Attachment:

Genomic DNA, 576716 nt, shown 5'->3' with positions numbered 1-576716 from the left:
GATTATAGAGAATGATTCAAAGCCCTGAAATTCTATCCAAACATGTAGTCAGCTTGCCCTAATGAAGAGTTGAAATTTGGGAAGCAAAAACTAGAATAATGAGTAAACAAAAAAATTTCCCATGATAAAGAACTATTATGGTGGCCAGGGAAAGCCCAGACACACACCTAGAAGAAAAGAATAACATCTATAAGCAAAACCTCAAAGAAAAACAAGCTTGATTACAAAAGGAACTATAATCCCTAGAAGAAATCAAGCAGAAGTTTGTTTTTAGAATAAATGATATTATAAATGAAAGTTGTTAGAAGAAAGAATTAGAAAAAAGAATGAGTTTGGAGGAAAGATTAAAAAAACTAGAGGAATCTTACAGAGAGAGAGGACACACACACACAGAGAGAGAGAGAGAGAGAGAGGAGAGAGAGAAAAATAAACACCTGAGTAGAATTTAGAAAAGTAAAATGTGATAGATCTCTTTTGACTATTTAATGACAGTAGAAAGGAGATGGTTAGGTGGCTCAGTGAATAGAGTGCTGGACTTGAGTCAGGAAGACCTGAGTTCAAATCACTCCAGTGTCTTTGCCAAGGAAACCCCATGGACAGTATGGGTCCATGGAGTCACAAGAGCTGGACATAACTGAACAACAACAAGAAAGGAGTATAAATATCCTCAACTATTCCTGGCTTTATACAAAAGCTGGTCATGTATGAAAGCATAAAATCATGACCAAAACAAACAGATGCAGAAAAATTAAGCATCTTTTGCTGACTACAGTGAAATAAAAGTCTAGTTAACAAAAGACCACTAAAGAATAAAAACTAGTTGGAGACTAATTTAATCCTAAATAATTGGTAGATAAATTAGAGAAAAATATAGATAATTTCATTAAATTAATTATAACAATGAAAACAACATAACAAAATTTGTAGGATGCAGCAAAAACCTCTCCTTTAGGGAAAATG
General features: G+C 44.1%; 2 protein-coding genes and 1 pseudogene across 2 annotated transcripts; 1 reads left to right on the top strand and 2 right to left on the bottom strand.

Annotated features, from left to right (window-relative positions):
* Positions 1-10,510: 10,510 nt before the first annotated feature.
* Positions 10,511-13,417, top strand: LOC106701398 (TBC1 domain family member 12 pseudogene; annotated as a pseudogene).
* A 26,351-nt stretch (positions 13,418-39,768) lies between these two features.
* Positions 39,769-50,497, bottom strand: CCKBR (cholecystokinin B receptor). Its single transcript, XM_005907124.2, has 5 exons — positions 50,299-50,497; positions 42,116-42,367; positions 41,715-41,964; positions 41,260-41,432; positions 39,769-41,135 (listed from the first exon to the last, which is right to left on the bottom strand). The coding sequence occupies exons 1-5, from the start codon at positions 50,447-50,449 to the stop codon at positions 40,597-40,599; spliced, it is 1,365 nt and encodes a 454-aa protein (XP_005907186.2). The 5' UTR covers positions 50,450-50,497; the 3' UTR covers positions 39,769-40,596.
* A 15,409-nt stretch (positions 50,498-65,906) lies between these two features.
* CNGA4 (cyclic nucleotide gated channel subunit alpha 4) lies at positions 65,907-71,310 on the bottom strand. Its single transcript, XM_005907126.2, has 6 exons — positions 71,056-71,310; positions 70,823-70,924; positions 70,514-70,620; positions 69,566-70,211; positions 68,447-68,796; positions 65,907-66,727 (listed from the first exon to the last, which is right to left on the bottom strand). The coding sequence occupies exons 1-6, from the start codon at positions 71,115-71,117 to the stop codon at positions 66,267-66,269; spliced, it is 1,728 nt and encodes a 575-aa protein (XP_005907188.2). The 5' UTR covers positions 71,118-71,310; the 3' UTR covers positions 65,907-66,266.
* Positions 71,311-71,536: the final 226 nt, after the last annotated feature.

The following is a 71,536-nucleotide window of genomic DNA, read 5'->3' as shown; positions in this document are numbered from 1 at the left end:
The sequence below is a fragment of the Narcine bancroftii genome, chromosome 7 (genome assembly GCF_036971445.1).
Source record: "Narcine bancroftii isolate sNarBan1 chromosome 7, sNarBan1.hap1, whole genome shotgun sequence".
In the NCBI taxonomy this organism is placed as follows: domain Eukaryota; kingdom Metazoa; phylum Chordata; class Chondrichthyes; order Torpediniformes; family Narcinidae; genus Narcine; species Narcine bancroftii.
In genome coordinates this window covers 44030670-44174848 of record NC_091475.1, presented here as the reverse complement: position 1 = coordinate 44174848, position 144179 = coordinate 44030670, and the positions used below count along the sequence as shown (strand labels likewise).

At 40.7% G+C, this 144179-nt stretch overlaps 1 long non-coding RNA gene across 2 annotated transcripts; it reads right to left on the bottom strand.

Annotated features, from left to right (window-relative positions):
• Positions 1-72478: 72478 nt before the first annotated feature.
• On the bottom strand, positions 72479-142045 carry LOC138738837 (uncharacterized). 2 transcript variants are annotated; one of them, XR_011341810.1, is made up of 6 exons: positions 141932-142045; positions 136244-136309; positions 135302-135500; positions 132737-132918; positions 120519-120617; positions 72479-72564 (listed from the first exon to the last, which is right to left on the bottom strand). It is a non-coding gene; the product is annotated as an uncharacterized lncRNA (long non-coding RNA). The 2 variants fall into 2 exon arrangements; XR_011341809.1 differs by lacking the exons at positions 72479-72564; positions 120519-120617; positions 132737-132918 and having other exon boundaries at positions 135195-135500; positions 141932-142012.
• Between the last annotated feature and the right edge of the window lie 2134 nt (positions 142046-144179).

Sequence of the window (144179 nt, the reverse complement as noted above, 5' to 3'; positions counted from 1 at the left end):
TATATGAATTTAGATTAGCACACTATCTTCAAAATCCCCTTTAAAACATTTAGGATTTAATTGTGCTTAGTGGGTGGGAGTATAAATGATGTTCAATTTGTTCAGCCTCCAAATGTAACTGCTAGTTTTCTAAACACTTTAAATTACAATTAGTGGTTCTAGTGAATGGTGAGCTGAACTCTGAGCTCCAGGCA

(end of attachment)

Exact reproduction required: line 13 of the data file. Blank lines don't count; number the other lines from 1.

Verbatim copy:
The sequence below is a fragment of the Narcine bancroftii genome, chromosome 7 (genome assembly GCF_036971445.1).